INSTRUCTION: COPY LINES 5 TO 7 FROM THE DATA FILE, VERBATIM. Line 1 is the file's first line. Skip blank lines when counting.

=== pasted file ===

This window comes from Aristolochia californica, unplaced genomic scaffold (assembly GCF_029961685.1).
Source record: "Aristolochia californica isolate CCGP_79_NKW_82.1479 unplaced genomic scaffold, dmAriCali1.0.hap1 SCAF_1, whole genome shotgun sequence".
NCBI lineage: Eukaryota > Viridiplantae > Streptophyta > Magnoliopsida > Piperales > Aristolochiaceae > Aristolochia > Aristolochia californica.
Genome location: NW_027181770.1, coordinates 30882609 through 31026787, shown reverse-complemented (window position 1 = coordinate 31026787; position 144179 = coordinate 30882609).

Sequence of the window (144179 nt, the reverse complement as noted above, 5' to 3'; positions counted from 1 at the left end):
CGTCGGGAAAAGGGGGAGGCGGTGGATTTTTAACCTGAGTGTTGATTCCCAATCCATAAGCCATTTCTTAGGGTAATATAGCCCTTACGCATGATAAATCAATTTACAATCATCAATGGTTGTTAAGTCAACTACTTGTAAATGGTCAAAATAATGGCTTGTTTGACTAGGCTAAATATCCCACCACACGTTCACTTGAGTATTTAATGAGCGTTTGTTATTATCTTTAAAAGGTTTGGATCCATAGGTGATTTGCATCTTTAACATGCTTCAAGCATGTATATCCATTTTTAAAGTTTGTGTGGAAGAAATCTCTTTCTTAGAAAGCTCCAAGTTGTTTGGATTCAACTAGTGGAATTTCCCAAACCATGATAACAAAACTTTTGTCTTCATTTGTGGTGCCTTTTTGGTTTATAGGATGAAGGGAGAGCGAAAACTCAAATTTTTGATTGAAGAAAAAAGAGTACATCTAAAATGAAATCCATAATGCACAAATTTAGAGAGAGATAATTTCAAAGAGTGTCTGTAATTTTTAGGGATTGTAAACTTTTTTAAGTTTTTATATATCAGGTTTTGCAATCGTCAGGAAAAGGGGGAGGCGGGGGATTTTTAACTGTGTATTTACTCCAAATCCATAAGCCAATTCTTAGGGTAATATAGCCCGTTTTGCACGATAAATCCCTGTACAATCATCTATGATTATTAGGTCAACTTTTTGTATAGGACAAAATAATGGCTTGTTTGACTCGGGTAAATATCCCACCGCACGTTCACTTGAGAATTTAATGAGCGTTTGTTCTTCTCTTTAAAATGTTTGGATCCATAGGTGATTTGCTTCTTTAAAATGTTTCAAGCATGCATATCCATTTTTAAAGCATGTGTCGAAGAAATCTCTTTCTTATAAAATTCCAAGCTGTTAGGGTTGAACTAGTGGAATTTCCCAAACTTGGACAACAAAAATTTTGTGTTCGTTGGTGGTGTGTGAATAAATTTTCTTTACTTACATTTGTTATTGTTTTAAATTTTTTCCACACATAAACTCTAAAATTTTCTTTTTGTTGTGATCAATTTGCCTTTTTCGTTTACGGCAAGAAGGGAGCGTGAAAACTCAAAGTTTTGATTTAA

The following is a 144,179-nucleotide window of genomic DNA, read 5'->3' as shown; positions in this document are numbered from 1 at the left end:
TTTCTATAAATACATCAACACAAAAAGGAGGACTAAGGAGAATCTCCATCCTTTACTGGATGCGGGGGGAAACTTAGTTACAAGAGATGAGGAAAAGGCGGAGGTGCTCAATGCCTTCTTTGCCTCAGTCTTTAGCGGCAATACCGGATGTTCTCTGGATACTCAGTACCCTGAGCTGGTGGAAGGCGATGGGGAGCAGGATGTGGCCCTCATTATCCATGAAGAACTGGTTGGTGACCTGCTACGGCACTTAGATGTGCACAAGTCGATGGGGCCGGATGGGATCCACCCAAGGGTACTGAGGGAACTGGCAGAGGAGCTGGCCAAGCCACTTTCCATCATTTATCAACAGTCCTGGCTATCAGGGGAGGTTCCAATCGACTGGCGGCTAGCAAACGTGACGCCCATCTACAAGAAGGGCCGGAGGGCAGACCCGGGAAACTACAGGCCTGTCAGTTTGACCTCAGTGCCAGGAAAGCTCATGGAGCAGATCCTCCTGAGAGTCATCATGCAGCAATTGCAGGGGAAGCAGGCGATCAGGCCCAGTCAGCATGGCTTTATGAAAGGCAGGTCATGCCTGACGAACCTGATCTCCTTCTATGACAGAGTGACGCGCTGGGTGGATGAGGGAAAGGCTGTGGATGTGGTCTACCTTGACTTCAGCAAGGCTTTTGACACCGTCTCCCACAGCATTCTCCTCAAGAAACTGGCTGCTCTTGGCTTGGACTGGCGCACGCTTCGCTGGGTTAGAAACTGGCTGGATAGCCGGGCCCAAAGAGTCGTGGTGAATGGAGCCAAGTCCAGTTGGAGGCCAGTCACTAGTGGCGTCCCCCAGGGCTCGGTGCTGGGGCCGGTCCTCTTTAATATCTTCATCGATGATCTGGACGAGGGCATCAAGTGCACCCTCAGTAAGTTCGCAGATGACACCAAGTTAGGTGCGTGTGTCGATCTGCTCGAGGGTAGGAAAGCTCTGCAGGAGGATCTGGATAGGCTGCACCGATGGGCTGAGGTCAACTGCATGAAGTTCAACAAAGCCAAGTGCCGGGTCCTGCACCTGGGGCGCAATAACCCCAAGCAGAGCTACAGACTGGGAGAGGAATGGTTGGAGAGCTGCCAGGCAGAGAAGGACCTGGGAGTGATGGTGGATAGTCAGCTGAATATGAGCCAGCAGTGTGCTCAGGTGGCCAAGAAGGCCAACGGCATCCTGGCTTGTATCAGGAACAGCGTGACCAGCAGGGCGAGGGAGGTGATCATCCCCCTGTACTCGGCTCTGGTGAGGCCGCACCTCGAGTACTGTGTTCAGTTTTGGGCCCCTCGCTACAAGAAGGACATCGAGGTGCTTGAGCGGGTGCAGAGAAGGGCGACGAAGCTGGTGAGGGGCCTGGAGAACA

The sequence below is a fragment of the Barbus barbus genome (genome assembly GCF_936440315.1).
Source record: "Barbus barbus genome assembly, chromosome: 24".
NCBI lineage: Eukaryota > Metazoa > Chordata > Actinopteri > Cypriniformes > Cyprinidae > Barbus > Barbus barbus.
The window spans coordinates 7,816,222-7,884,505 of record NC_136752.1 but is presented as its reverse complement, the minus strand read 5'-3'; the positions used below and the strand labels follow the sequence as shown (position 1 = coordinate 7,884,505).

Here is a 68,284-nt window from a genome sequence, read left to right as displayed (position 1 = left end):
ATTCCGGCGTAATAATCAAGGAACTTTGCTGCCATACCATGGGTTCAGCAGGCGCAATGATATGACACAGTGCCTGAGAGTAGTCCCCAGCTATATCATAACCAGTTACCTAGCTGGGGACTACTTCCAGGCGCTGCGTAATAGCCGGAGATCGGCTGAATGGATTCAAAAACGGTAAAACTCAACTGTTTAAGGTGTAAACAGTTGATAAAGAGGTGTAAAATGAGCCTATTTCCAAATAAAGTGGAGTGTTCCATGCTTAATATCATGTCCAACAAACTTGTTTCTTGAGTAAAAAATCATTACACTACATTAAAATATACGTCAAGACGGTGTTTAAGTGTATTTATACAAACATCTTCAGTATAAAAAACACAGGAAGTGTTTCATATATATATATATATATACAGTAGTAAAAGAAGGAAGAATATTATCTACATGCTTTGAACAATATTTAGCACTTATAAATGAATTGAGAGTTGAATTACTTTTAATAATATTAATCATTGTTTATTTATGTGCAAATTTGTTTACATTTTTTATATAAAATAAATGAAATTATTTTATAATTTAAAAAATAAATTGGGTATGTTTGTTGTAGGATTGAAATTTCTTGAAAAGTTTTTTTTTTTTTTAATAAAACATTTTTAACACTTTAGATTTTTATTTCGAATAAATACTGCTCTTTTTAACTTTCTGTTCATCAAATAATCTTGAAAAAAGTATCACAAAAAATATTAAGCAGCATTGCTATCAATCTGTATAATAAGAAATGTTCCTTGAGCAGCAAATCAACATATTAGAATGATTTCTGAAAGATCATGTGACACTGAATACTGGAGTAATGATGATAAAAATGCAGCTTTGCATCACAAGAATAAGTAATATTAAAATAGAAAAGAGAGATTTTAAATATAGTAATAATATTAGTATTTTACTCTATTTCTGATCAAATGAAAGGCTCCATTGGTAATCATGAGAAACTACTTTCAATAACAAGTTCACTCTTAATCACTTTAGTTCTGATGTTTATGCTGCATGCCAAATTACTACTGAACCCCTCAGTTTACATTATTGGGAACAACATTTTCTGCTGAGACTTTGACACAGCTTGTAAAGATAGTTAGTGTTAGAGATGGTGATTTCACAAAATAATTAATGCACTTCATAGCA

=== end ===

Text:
Sequence of the window (144179 nt, the reverse complement as noted above, 5' to 3'; positions counted from 1 at the left end):
CGTCGGGAAAAGGGGGAGGCGGTGGATTTTTAACCTGAGTGTTGATTCCCAATCCATAAGCCATTTCTTAGGGTAATATAGCCCTTACGCATGATAAATCAATTTACAATCATCAATGGTTGTTAAGTCAACTACTTGTAAATGGTCAAAATAATGGCTTGTTTGACTAGGCTAAATATCCCACCACACGTTCACTTGAGTATTTAATGAGCGTTTGTTATTATCTTTAAAAGGTTTGGATCCATAGGTGATTTGCATCTTTAACATGCTTCAAGCATGTATATCCATTTTTAAAGTTTGTGTGGAAGAAATCTCTTTCTTAGAAAGCTCCAAGTTGTTTGGATTCAACTAGTGGAATTTCCCAAACCATGATAACAAAACTTTTGTCTTCATTTGTGGTGCCTTTTTGGTTTATAGGATGAAGGGAGAGCGAAAACTCAAATTTTTGATTGAAGAAAAAAGAGTACATCTAAAATGAAATCCATAATGCACAAATTTAGAGAGAGATAATTTCAAAGAGTGTCTGTAATTTTTAGGGATTGTAAACTTTTTTAAGTTTTTATATATCAGGTTTTGCAATCGTCAGGAAAAGGGGGAGGCGGGGGATTTTTAACTGTGTATTTACTCCAAATCCATAAGCCAATTCTTAGGGTAATATAGCCCGTTTTGCACGATAAATCCCTGTACAATCATCTATGATTATTAGGTCAACTTTTTGTATAGGACAAAATAATGGCTTGTTTGACTCGGGTAAATATCCCACCGCACGTTCACTTGAGAATTTAATGAGCGTTTGTTCTTCTCTTTAAAATGTTTGGATCCATAGGTGATTTGCTTCTTTAAAATGTTTCAAGCATGCATATCCATTTTTAAAGCATGTGTCGAAGAAATCTCTTTCTTATAAAATTCCAAGCTGTTAGGGTTGAACTAGTGGAATTTCCCAAACTTGGACAACAAAAATTTTGTGTTCGTTGGTGGTGTGTGAATAAATTTTCTTTACTTACATTTGTTATTGTTTTAAATTTTTTCCACACATAAACTCTAAAATTTTCTTTTTGTTGTGATCAATTTGCCTTTTTCGTTTACGGCAAGAAGGGAGCGTGAAAACTCAAAGTTTTGATTTAA

The following is a 144,179-nucleotide window of genomic DNA, read 5'->3' as shown; positions in this document are numbered from 1 at the left end: